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Behavioral, Neuropsychological, and Computational Perspectives on Sensorimotor Learning

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If you have a question about this talk, please contact Samuel Eckmann.

Humans are remarkably adept at learning to use their bodies in a coordinated manner. Understanding how we acquire, adapt, and retain motor skills is one of the principal goals of cognitive neuroscience, and remains a defining challenge for robotics and clinical rehabilitation. While it is well established that sensorimotor learning entails multiple implicit and explicit processes, the underlying computations and neural substrates governing these processes remain poorly understood. Drawing on my research ranging from fine-grain sensorimotor psychophysics to large-scale crowdsourced datasets, I will highlight core neuropsychological constraints and novel computational insights into sensorimotor learning. This body of work offers a fresh perspective regarding the cerebellum’s role in cognition and action, and has motivated a new hypothesis concerning how the cerebellum coordinates both our physical and mental kinematics.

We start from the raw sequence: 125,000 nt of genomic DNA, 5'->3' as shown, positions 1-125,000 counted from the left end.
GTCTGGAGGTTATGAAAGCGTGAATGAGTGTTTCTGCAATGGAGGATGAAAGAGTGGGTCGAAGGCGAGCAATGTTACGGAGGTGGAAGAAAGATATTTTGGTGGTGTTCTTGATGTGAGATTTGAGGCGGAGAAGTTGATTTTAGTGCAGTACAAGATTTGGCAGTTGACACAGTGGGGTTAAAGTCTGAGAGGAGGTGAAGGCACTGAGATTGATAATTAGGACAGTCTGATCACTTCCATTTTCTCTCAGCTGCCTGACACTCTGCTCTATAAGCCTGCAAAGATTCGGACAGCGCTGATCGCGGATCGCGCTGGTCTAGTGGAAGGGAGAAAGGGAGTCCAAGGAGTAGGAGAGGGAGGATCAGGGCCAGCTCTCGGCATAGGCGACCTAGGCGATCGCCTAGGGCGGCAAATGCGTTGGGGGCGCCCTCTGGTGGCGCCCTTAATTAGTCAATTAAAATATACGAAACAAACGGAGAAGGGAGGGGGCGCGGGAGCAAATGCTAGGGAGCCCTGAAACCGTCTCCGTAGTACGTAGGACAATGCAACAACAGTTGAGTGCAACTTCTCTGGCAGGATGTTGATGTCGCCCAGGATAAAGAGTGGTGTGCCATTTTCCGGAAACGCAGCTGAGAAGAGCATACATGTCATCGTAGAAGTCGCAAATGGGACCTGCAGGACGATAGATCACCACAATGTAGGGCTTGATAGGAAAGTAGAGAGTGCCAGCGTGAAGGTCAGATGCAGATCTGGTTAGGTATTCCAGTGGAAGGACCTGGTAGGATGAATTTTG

This talk is part of the Computational Neuroscience series.

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